The party strongly denies the claim, and chairman Mirek Topolanek said he was considering filing slander charges over the matter, which is currently being investigated by the police.
President Vaclav Klaus commented on the issue on Sunday, saying he knew Mr Koristka and did not regard him as completely trustworthy. Mr Klaus said he hoped people would think twice before starting "artificial affairs".
Tuesday's confidence vote will be the first test of the three-party coalition led by Stanislav Gross, which - like the previous government - has a majority of just one seat in the Chamber of Deputies. Two Social Democrat MPs are seriously ill and may not make the vote.
On Sunday, senior Civic Democrat Vlastimil Tlusty said the party would consider "pairing" with one of the ill deputies, Hana Orgonikova, thus cancelling out her lost vote. But he said his party would not pair with Miloslav Vlcek, who has been ill for a long time and had "plenty of time" to resign his seat.
The Czech Republic took two silver medals at the Olympic Games in Athens on Sunday. Lenka Smidova came second in the women's Europe sailing category, while a silver medal was also awarded to the Czech men's coxless quadruple sculls comprising Tomas Karas, Jakub Hanak, David Jirka and David Kopriva. This brings the Czech team's tally at Athens to five medals - two silvers and three bronzes.
The prime minister, Stanislav Gross, has accepted the resignation of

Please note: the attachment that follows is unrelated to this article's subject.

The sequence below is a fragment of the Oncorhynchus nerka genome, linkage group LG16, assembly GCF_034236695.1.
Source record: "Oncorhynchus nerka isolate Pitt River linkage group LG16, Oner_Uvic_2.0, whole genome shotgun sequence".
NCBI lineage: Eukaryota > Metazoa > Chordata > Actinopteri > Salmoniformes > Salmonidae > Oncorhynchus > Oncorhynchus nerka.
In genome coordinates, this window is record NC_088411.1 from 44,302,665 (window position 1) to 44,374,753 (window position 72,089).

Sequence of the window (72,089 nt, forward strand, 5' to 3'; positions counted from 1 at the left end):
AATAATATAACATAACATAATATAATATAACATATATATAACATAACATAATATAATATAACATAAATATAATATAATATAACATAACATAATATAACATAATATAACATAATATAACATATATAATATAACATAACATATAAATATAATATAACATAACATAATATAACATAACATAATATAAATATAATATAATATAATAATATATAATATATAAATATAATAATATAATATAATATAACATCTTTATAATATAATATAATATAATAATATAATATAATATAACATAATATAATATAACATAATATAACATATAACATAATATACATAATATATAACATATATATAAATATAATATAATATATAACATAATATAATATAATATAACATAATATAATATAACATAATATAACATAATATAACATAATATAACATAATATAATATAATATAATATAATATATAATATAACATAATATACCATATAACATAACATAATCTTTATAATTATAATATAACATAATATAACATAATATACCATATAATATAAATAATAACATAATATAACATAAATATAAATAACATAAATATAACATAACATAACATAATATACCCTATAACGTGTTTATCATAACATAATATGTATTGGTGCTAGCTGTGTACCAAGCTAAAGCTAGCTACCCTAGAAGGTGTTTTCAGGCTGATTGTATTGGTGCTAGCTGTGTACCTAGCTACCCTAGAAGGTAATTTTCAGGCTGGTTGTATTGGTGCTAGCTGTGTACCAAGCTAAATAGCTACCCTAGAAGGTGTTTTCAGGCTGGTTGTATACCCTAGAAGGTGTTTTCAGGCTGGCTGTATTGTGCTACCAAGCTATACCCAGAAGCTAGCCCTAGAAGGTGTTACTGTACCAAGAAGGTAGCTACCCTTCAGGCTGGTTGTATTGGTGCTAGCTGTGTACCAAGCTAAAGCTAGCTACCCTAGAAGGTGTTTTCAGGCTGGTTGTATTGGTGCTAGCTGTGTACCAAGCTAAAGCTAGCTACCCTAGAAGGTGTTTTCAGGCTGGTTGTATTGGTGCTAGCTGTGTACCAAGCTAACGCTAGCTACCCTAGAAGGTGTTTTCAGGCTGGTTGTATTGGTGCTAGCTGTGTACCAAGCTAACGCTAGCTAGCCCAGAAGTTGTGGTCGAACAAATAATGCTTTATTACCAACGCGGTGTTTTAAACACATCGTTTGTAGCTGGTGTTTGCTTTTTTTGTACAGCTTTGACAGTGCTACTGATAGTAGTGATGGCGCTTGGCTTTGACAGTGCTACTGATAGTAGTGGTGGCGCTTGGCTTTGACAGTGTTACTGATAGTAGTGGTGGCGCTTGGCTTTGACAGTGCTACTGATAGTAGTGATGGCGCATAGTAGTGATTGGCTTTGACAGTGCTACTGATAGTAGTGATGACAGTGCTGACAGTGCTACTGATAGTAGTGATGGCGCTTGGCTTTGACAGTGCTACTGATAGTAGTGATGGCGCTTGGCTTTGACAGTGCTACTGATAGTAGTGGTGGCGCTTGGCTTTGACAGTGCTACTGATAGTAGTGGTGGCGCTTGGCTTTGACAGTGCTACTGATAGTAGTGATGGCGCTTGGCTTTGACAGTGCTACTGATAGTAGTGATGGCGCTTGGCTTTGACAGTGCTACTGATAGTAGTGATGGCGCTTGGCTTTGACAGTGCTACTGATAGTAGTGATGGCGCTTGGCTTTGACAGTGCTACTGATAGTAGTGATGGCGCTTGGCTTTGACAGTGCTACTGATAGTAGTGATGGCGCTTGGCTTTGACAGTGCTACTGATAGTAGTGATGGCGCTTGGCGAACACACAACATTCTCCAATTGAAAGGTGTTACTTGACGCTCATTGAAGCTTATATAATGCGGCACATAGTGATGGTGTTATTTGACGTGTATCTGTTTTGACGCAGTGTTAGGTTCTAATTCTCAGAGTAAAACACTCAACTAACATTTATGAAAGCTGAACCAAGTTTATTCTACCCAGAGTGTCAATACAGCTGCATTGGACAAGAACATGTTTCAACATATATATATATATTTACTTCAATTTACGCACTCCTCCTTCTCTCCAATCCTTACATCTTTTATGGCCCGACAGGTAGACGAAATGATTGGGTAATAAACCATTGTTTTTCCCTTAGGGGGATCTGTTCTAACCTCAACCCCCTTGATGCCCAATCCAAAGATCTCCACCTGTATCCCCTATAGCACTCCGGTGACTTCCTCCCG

Pavel Pribyl, the man he recently chose to head the Office of the
Government. Mr Pribyl stepped down on Friday after evidence emerged
that members of a riot-police unit under his command attacked
anti-Communist demonstrators in 1989.
Opposition to Mr Pribyl's appointment had been mounting; hundreds of people gathered outside the Office of the Government on Tuesday to call for his sacking, and another demonstration had been planned for next week.
The Czech Republic's rowers failed to reach the podium during
Saturday's finals at the Olympic Games in Athens. Vaclav Chalupa, who
took silver at the 1992 Games, came fifth, as did Ondrej Synek and
Milan Dolecek in the two-man event. Miroslava Kapkova came fourth in
the women's race.
So far the Czech Republic has taken three medals in Athens: a silver and a bronze in women's shooting, and a bronze in the men's two-man kayak slalom.
A remembrance ceremony has been held in front of the Czech Radio building
on Prague's Vinohradska St, the site of the bloodiest fighting on August
21, 1968, when Soviet-led troops invaded Czechoslovakia to crush the
reform movement known as the Prague Spring. More than 90 people were
killed and several hundred wounded in the first weeks of the invasion.
Speaking at Saturday's ceremony - which was attended by around 100, mostly elderly people - the chairman of the Chamber of Deputies, Lubomir Zaoralek said efforts to create a more free life in Czechoslovakia did not die under the invading armies' tanks, but a year later in August 1969, when Czechoslovak security forces suppressed protest demonstrations.
The mayor of Prague, Pavel Bem, warned of the dangers of forgetting the past, pointing out that one in five Czechs now vote for the Communist Party. He thanked those who had shown opposition to the occupying troops in 1968, and those who survived the following two decades unbowed.
Prague transit stops start of massive project for US student
Political scientist: Prague has become a hub for Russian operations in broader Central Europe
Growing concern over plight of leading Chinese investor in the Czech Republic
President Zeman’s Chinese advisor arrested
Jan Masaryk’s mysterious death – a “last nail” in the coffin of democracy in 1948